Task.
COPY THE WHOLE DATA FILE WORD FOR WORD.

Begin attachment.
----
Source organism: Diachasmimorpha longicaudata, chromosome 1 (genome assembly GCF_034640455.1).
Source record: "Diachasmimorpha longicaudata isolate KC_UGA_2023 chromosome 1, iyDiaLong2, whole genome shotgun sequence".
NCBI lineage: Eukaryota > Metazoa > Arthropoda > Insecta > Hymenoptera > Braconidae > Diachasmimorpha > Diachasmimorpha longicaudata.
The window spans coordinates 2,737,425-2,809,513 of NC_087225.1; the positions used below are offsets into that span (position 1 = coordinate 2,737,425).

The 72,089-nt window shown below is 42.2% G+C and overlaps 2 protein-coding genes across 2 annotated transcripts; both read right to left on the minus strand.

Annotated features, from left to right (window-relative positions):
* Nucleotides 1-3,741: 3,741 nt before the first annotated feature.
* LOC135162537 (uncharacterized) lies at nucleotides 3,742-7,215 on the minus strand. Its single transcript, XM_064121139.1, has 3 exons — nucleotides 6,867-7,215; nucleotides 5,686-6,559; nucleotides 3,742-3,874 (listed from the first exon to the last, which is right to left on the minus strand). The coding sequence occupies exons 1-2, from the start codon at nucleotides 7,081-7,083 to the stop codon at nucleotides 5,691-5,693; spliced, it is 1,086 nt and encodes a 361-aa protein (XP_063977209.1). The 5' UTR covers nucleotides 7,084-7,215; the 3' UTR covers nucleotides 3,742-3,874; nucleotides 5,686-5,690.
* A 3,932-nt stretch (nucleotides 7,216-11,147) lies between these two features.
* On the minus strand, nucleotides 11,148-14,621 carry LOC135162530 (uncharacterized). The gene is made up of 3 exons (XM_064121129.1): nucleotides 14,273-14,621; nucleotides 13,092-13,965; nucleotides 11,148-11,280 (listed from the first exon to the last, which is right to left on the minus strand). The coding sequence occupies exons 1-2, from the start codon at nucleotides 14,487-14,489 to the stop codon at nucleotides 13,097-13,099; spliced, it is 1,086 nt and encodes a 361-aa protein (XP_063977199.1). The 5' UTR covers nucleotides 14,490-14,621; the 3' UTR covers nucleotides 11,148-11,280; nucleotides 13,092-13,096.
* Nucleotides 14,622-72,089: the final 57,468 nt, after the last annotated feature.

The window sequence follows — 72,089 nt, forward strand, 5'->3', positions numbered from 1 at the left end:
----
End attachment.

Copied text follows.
Source organism: Diachasmimorpha longicaudata, chromosome 1 (genome assembly GCF_034640455.1).
Source record: "Diachasmimorpha longicaudata isolate KC_UGA_2023 chromosome 1, iyDiaLong2, whole genome shotgun sequence".
NCBI lineage: Eukaryota > Metazoa > Arthropoda > Insecta > Hymenoptera > Braconidae > Diachasmimorpha > Diachasmimorpha longicaudata.
The window spans coordinates 2,737,425-2,809,513 of NC_087225.1; the positions used below are offsets into that span (position 1 = coordinate 2,737,425).

The 72,089-nt window shown below is 42.2% G+C and overlaps 2 protein-coding genes across 2 annotated transcripts; both read right to left on the minus strand.

Annotated features, from left to right (window-relative positions):
* Nucleotides 1-3,741: 3,741 nt before the first annotated feature.
* LOC135162537 (uncharacterized) lies at nucleotides 3,742-7,215 on the minus strand. Its single transcript, XM_064121139.1, has 3 exons — nucleotides 6,867-7,215; nucleotides 5,686-6,559; nucleotides 3,742-3,874 (listed from the first exon to the last, which is right to left on the minus strand). The coding sequence occupies exons 1-2, from the start codon at nucleotides 7,081-7,083 to the stop codon at nucleotides 5,691-5,693; spliced, it is 1,086 nt and encodes a 361-aa protein (XP_063977209.1). The 5' UTR covers nucleotides 7,084-7,215; the 3' UTR covers nucleotides 3,742-3,874; nucleotides 5,686-5,690.
* A 3,932-nt stretch (nucleotides 7,216-11,147) lies between these two features.
* On the minus strand, nucleotides 11,148-14,621 carry LOC135162530 (uncharacterized). The gene is made up of 3 exons (XM_064121129.1): nucleotides 14,273-14,621; nucleotides 13,092-13,965; nucleotides 11,148-11,280 (listed from the first exon to the last, which is right to left on the minus strand). The coding sequence occupies exons 1-2, from the start codon at nucleotides 14,487-14,489 to the stop codon at nucleotides 13,097-13,099; spliced, it is 1,086 nt and encodes a 361-aa protein (XP_063977199.1). The 5' UTR covers nucleotides 14,490-14,621; the 3' UTR covers nucleotides 11,148-11,280; nucleotides 13,092-13,096.
* Nucleotides 14,622-72,089: the final 57,468 nt, after the last annotated feature.

The window sequence follows — 72,089 nt, forward strand, 5'->3', positions numbered from 1 at the left end: